- just Together Mamiya-Sinar lens board
- Sliding and rotating EOS adapter for graflok backs, made in China
To attach the adapter to a graflok back, one has to remove the sinar focus screen holder from the back if not already done. Here’s how it looks once set together:
To attach the Mamiya lens to the adapter, some finger trickery is needed. The aperture control has to be set to manual mode first. This is done by adjusting a button and levers on the back side of lens, after setting lens to the time exposure mode (T). Instructions for this come with the adapter. It is very easy to reset the lens by accident so some practise is needed.
And with the camera. This setup is almost heavy! Now it also becomes obvious why live view is so essential for this kind of setup. Focusing is so much easier as you can use 5x or 10x zoom levels with the live view of 5D mkII. In other words I can actually use my view camera without external computer.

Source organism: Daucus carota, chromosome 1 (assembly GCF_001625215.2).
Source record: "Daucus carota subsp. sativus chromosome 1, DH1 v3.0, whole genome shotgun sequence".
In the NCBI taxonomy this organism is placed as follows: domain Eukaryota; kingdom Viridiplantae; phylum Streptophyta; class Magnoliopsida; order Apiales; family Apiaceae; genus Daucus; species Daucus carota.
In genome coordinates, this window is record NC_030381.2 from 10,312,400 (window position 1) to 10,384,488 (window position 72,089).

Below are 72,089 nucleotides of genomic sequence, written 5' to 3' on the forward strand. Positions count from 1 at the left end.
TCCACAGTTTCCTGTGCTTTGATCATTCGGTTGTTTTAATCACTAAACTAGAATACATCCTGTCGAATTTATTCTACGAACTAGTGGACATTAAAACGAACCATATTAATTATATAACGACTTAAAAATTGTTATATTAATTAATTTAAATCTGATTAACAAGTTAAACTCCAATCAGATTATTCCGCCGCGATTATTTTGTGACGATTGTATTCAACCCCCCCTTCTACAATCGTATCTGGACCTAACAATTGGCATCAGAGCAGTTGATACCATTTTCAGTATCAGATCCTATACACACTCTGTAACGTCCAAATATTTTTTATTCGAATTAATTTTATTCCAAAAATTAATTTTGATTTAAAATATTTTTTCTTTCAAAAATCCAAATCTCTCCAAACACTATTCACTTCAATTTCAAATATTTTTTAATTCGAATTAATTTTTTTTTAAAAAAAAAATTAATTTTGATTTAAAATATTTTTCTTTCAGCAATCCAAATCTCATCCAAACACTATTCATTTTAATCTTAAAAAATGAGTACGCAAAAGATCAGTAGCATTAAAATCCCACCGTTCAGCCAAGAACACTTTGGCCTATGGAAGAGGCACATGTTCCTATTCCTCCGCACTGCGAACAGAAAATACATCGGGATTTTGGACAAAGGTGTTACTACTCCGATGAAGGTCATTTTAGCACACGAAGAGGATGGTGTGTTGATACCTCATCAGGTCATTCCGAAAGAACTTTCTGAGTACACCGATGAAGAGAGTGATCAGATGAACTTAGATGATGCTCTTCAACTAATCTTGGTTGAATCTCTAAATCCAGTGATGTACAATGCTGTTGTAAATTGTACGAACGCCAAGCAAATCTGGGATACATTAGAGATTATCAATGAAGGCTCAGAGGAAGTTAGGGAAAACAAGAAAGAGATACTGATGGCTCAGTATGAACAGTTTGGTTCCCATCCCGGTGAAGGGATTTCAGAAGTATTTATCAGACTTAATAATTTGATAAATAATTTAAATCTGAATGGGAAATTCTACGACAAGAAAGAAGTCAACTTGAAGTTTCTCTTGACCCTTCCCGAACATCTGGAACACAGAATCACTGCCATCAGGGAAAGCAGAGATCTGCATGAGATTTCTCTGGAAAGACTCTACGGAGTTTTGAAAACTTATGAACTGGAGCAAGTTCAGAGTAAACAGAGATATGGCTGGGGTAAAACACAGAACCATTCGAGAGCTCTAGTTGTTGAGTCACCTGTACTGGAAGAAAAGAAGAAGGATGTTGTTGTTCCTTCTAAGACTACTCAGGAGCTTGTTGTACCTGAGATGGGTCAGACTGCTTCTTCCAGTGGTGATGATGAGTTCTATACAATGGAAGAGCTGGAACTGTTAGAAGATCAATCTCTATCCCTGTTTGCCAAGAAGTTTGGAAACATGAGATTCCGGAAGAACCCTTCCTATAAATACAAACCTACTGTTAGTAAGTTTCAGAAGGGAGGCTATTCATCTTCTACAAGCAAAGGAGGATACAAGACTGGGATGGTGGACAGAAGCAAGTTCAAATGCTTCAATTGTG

Next one is an example shot made with the camera. Nine images was used for this single image. Shifting was needed plus tilting the lens to get longer DOF. Result is an 110 megapixel image with practical sensor size of ~ 54x72mm. It allows for huge size prints and quality if that’s what you need 😉
Finally its time for some serious pixel peeping at 100% zoom level. Despite using a lens originally designed for 6×7 system the detail is still not bad on EOS 5D mkII with 21 MP sensor.
That was it! I hope you found this post interesting.